Throughout our lives, we learn that facts are facts and that it is on the basis of them that we need to define our strategies and actions.
It is a fact that concerns about deforestation have changed around the world: they are no longer limited to isolated pressures by environmental NGOs, but rather have wielded a structurally significant impact on the agendas of international organizations, governments, banks, investors, traders, retailers etc. The pressure from economic actors against deforestation will be much greater than before, involving reputation, financing, and soon, new requirements within foreign trade. In this context, Brazil stands as responsible for the largest expanses of deforestation of humid primary forests on the planet, albeit it is not the country with the largest growth in deforestation rates. The largest share of Brazil’s deforestation occurs within the most famous and mythical rainforest, the Amazon.
The agribusiness sector’s reaction has been to respond by emphasizing other facts, related to the country’s historical achievements within the environmental field: the elevated stock of forest lands (two-thirds of the country’s total area), the renewable and clean energy matrix, the rigorous Forest Code, low-carbon agricultural techniques, high productivity gains, and others.
Those are the facts. But the question which currently is up for discussion does not relate to the conquests of the past, but on the contrary, to the pressing current problems, and the impact of the negative perceptions which they produce.
We have failed to control deforestation, 95% of which occurs through the illegal conversion of forests, mainly on non-designated public land. We have failed in the implementation of the Forest Code, which eight years after its signature still remains more of a promise than a reality, without providing the legal guarantees which we so dearly need.
We have failed by not regulating land tenures in the Northern Region, knowing well that property rights and land-use planning are essential pillars within every process of development. We have failed in the mechanisms of “command and control” which need to be exercised at the fringes of the Amazonian biome. The idea of payments for environmental services is still a fiction, as so far no one has proven willing to pay for them. The standing forest is worth less than the cleared forest, in spite of the promises of the bio-economy.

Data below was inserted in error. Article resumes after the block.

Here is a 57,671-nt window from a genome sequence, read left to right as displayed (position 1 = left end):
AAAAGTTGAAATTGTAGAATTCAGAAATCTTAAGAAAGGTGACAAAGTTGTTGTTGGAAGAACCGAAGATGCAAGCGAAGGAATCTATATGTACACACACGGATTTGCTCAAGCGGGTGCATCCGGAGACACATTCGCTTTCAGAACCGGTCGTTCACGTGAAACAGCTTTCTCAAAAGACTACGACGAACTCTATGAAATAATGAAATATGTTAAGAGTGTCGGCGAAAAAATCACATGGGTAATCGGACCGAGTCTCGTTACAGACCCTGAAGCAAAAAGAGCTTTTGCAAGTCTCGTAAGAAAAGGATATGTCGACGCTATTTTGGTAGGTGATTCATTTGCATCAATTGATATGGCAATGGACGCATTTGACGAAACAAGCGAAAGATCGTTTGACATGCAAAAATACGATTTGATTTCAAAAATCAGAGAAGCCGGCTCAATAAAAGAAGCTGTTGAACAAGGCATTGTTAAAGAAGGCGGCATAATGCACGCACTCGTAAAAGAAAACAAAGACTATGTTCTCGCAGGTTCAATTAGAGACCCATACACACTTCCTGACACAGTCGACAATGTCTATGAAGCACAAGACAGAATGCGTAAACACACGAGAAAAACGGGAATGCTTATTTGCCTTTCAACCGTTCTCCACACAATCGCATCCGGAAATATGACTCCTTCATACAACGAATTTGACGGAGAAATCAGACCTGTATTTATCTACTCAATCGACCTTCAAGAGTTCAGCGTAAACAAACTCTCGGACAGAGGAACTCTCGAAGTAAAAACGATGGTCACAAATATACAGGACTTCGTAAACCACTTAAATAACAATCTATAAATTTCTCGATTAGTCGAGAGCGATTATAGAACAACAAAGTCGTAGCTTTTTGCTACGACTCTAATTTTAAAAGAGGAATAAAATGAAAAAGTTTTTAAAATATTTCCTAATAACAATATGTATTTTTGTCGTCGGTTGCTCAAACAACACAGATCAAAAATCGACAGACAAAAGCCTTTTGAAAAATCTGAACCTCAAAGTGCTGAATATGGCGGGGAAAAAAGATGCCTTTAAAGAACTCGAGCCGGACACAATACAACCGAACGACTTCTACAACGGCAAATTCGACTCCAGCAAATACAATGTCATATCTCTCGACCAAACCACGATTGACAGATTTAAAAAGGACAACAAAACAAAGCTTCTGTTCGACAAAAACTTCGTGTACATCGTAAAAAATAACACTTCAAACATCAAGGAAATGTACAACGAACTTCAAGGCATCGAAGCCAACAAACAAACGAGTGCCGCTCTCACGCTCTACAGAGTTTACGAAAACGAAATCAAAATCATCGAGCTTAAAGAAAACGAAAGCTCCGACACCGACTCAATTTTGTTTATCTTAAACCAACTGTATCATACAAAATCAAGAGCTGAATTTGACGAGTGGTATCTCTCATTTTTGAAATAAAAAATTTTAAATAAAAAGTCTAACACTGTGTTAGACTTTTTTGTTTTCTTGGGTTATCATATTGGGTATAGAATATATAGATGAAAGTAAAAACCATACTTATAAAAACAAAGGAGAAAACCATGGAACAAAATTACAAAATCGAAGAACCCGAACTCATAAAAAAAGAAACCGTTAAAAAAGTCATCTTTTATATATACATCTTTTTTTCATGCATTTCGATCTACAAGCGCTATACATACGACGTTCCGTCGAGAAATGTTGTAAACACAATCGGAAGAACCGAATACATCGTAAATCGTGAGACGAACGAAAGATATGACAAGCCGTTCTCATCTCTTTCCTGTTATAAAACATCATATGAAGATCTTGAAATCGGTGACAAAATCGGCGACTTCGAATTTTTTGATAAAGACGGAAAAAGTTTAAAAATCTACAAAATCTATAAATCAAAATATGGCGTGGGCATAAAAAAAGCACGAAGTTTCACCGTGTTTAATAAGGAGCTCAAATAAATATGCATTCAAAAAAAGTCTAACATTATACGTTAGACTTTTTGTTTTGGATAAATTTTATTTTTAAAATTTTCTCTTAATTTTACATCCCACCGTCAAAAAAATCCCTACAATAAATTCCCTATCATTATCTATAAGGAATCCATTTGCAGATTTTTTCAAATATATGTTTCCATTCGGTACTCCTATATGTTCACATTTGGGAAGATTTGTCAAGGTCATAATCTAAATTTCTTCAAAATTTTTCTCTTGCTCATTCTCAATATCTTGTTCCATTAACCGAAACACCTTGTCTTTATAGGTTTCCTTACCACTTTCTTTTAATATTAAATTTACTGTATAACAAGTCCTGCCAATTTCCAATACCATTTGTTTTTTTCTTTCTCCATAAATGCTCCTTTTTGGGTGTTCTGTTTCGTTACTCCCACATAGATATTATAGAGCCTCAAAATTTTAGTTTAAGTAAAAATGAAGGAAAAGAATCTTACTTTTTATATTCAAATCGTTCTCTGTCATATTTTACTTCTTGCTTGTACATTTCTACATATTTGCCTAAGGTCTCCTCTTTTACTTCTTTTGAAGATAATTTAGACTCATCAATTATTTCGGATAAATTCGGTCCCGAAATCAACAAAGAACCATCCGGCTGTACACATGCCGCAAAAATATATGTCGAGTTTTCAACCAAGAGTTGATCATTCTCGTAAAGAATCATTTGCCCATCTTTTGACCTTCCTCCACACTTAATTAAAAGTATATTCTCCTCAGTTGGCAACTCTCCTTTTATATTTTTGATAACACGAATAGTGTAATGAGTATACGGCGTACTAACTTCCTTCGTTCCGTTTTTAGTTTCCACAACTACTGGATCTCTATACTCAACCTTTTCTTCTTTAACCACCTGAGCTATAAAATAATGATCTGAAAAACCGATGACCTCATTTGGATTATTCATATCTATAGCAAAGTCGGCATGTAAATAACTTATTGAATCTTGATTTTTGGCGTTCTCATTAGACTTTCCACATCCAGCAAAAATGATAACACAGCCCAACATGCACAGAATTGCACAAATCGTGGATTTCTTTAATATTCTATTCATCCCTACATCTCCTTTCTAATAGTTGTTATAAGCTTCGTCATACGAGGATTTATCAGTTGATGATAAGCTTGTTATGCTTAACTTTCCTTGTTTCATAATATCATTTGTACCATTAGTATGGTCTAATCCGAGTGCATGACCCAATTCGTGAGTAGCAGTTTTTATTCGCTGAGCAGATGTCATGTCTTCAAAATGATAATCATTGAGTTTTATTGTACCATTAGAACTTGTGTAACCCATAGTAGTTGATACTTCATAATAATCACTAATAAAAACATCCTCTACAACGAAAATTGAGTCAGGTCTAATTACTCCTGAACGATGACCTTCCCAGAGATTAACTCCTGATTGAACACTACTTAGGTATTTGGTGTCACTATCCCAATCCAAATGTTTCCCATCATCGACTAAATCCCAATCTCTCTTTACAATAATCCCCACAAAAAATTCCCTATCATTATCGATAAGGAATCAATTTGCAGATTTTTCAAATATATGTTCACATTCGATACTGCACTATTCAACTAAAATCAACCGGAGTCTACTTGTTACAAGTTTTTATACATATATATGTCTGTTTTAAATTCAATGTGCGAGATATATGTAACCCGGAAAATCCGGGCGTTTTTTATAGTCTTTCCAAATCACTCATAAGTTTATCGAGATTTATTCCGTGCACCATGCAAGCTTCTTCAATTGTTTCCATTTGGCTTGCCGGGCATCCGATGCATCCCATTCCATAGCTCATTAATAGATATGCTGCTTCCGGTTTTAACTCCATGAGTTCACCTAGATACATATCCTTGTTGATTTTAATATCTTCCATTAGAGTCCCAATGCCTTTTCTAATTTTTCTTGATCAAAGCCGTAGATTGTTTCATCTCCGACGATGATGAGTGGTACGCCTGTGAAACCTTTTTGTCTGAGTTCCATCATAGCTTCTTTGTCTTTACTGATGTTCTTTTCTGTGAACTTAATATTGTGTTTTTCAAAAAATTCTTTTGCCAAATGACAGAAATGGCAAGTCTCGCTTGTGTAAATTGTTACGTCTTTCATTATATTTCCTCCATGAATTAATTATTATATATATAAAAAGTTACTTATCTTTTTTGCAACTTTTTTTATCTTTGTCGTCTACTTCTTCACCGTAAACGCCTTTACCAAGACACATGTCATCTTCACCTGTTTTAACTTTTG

The agenda for public policies in the Amazon is vast and complex, accumulating decades of conflicts and legal uncertainty. Within the agri-food sector, the two supply chains most exposed at risk are soy and cattle production.
The largest companies within these sectors have therefore assumed commitments to not acquire products from their direct suppliers which might not comply with environmental and social concerns. Cargill, a trader, and Marfrig, a meat packer, have taken the first steps in the process, by promising to completely eliminate deforestation from all of their supply chains by 2030.
These companies’ decisions open a path for large companies within retailing, food processing, and livestock production to unite to build deforestation and conversion free (DCF) supply chains, with a guarantee of sustainable and traceable origin – in the case of livestock, tracing from the calves to the slaughtered beef.
Today, market niches for non-genetically modified soy, vegetable and organic meats, “local products” and animal welfare certifications, and many other segments already exist.
The pressure from the end consumer for products that are “deforestation-free” will force companies to reorganize their supply chains to provide such goods. Yet, we still do not know whether the market will, in fact, provide payments for environmental services to the producer who maintains a surplus of native vegetation which could otherwise be converted within the confinements of the law.
Neither do we know whether the construction of production chains that are free from deforestation, as proposed by companies such as Cargill and Marfrig, will become a benchmark for other players, or whether these will remain isolated initiatives, while the products derived from illegal deforestation leak through other, less demanding distribution channels within the Brazilian domestic market.
It is worth remembering that Brazilian soy is easily traceable and basically directed towards exports. Yet, our cattle heard is enormous, it passes from one property to another a few times within each production cycle, and is basically destined towards the internal market. There is no doubt that cattle production is our Achilles heel with regards to deforestation, and thus, also where we need to concentrate our efforts.
It is estimated that less than 2% of producers are responsible for 62% of the illegal deforestation within the Amazon and the Cerrado. Although the government is still the predominantly responsible party for combating illegality, I believe that pressure from clients and the finance sector will weigh heaviest. Research from Boston Consulting Group indicates that 95% of Brazilians expect large companies to commit themselves more to environmental issues.
Therefore, instead of denying the facts, it is time to get our house in order, starting by uniting our efforts against illegal deforestation and in favor of implementing the Forest Code. Farmers, businesses, and sectoral organizations should be the first to rally around this flag.
Op-ed article published in the “O Estado de S. Paulo” newspaper on July 31st, 2020